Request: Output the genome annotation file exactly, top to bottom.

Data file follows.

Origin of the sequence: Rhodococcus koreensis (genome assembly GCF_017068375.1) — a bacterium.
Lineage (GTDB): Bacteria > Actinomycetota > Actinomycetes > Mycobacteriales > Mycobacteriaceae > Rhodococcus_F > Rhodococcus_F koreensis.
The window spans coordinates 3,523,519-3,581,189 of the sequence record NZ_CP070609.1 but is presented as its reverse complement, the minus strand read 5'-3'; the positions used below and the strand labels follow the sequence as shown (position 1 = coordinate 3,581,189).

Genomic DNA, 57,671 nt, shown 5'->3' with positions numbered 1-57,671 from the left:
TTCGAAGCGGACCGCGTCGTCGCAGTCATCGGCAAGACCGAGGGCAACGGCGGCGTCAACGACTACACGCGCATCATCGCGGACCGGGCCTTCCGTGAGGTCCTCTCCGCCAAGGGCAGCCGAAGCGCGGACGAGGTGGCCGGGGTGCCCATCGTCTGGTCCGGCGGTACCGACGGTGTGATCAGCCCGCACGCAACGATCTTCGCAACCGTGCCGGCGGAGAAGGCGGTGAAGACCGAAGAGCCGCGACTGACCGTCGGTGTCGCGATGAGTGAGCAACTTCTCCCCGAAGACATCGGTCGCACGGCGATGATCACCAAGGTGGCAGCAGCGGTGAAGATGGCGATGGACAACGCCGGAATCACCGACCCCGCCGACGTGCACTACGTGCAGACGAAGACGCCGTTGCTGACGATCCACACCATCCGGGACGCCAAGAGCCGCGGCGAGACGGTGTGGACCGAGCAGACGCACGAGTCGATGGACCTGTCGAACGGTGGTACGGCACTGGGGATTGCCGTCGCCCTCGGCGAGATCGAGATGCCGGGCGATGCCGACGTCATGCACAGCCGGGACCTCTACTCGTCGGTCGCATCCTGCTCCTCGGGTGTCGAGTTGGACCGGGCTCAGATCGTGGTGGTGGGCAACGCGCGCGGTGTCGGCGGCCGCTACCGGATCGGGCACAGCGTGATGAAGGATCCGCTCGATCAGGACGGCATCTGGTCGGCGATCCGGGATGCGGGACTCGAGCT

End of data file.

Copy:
Origin of the sequence: Rhodococcus koreensis (genome assembly GCF_017068375.1) — a bacterium.
Lineage (GTDB): Bacteria > Actinomycetota > Actinomycetes > Mycobacteriales > Mycobacteriaceae > Rhodococcus_F > Rhodococcus_F koreensis.
The window spans coordinates 3,523,519-3,581,189 of the sequence record NZ_CP070609.1 but is presented as its reverse complement, the minus strand read 5'-3'; the positions used below and the strand labels follow the sequence as shown (position 1 = coordinate 3,581,189).

Genomic DNA, 57,671 nt, shown 5'->3' with positions numbered 1-57,671 from the left:
TTCGAAGCGGACCGCGTCGTCGCAGTCATCGGCAAGACCGAGGGCAACGGCGGCGTCAACGACTACACGCGCATCATCGCGGACCGGGCCTTCCGTGAGGTCCTCTCCGCCAAGGGCAGCCGAAGCGCGGACGAGGTGGCCGGGGTGCCCATCGTCTGGTCCGGCGGTACCGACGGTGTGATCAGCCCGCACGCAACGATCTTCGCAACCGTGCCGGCGGAGAAGGCGGTGAAGACCGAAGAGCCGCGACTGACCGTCGGTGTCGCGATGAGTGAGCAACTTCTCCCCGAAGACATCGGTCGCACGGCGATGATCACCAAGGTGGCAGCAGCGGTGAAGATGGCGATGGACAACGCCGGAATCACCGACCCCGCCGACGTGCACTACGTGCAGACGAAGACGCCGTTGCTGACGATCCACACCATCCGGGACGCCAAGAGCCGCGGCGAGACGGTGTGGACCGAGCAGACGCACGAGTCGATGGACCTGTCGAACGGTGGTACGGCACTGGGGATTGCCGTCGCCCTCGGCGAGATCGAGATGCCGGGCGATGCCGACGTCATGCACAGCCGGGACCTCTACTCGTCGGTCGCATCCTGCTCCTCGGGTGTCGAGTTGGACCGGGCTCAGATCGTGGTGGTGGGCAACGCGCGCGGTGTCGGCGGCCGCTACCGGATCGGGCACAGCGTGATGAAGGATCCGCTCGATCAGGACGGCATCTGGTCGGCGATCCGGGATGCGGGACTCGAGCT